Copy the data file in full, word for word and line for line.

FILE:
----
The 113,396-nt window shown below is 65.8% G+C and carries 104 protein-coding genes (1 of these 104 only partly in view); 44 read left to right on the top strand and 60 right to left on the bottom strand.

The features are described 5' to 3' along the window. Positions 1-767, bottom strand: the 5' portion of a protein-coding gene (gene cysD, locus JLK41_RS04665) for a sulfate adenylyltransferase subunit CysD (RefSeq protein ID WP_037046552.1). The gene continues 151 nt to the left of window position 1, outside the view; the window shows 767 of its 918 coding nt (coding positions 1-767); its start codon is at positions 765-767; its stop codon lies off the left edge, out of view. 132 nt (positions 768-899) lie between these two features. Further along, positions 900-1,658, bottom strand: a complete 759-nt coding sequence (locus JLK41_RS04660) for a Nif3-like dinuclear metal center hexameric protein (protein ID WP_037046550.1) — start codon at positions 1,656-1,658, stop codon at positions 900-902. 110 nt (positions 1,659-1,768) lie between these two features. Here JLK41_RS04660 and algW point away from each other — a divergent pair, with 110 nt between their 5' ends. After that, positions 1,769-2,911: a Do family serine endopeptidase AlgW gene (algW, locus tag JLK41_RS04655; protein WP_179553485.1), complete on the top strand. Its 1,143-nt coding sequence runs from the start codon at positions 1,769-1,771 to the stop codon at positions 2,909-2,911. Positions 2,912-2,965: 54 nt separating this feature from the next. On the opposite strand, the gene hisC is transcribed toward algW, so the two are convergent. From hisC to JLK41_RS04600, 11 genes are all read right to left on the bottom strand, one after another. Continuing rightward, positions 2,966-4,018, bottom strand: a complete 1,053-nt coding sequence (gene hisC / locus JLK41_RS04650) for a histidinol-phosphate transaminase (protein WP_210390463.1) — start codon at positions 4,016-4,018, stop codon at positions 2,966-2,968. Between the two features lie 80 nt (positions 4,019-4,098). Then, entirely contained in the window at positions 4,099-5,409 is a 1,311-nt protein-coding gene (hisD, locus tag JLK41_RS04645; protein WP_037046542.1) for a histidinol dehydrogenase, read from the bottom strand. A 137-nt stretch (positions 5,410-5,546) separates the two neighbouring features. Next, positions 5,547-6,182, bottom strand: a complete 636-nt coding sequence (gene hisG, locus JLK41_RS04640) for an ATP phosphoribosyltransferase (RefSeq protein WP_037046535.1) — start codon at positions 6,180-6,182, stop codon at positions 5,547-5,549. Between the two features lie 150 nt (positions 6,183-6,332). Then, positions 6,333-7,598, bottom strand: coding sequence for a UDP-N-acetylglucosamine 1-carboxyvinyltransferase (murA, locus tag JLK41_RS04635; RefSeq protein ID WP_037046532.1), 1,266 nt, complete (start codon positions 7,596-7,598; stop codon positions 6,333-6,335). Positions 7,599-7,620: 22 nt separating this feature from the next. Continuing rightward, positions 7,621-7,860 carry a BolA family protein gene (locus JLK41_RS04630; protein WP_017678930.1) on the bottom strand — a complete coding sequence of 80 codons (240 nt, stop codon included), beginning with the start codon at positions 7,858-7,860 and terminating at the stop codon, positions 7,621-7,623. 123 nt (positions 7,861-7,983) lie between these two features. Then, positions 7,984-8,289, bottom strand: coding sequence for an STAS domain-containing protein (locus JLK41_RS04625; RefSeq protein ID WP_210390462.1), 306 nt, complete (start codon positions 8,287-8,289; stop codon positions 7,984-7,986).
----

The 113,396-nt window shown below is 65.8% G+C and carries 104 protein-coding genes (1 of these 104 only partly in view); 44 read left to right on the top strand and 60 right to left on the bottom strand.

The features are described 5' to 3' along the window. Positions 1-767, bottom strand: the 5' portion of a protein-coding gene (gene cysD, locus JLK41_RS04665) for a sulfate adenylyltransferase subunit CysD (RefSeq protein ID WP_037046552.1). The gene continues 151 nt to the left of window position 1, outside the view; the window shows 767 of its 918 coding nt (coding positions 1-767); its start codon is at positions 765-767; its stop codon lies off the left edge, out of view. 132 nt (positions 768-899) lie between these two features. Further along, positions 900-1,658, bottom strand: a complete 759-nt coding sequence (locus JLK41_RS04660) for a Nif3-like dinuclear metal center hexameric protein (protein ID WP_037046550.1) — start codon at positions 1,656-1,658, stop codon at positions 900-902. 110 nt (positions 1,659-1,768) lie between these two features. Here JLK41_RS04660 and algW point away from each other — a divergent pair, with 110 nt between their 5' ends. After that, positions 1,769-2,911: a Do family serine endopeptidase AlgW gene (algW, locus tag JLK41_RS04655; protein WP_179553485.1), complete on the top strand. Its 1,143-nt coding sequence runs from the start codon at positions 1,769-1,771 to the stop codon at positions 2,909-2,911. Positions 2,912-2,965: 54 nt separating this feature from the next. On the opposite strand, the gene hisC is transcribed toward algW, so the two are convergent. From hisC to JLK41_RS04600, 11 genes are all read right to left on the bottom strand, one after another. Continuing rightward, positions 2,966-4,018, bottom strand: a complete 1,053-nt coding sequence (gene hisC / locus JLK41_RS04650) for a histidinol-phosphate transaminase (protein WP_210390463.1) — start codon at positions 4,016-4,018, stop codon at positions 2,966-2,968. Between the two features lie 80 nt (positions 4,019-4,098). Then, entirely contained in the window at positions 4,099-5,409 is a 1,311-nt protein-coding gene (hisD, locus tag JLK41_RS04645; protein WP_037046542.1) for a histidinol dehydrogenase, read from the bottom strand. A 137-nt stretch (positions 5,410-5,546) separates the two neighbouring features. Next, positions 5,547-6,182, bottom strand: a complete 636-nt coding sequence (gene hisG, locus JLK41_RS04640) for an ATP phosphoribosyltransferase (RefSeq protein WP_037046535.1) — start codon at positions 6,180-6,182, stop codon at positions 5,547-5,549. Between the two features lie 150 nt (positions 6,183-6,332). Then, positions 6,333-7,598, bottom strand: coding sequence for a UDP-N-acetylglucosamine 1-carboxyvinyltransferase (murA, locus tag JLK41_RS04635; RefSeq protein ID WP_037046532.1), 1,266 nt, complete (start codon positions 7,596-7,598; stop codon positions 6,333-6,335). Positions 7,599-7,620: 22 nt separating this feature from the next. Continuing rightward, positions 7,621-7,860 carry a BolA family protein gene (locus JLK41_RS04630; protein WP_017678930.1) on the bottom strand — a complete coding sequence of 80 codons (240 nt, stop codon included), beginning with the start codon at positions 7,858-7,860 and terminating at the stop codon, positions 7,621-7,623. 123 nt (positions 7,861-7,983) lie between these two features. Then, positions 7,984-8,289, bottom strand: coding sequence for an STAS domain-containing protein (locus JLK41_RS04625; RefSeq protein ID WP_210390462.1), 306 nt, complete (start codon positions 8,287-8,289; stop codon positions 7,984-7,986).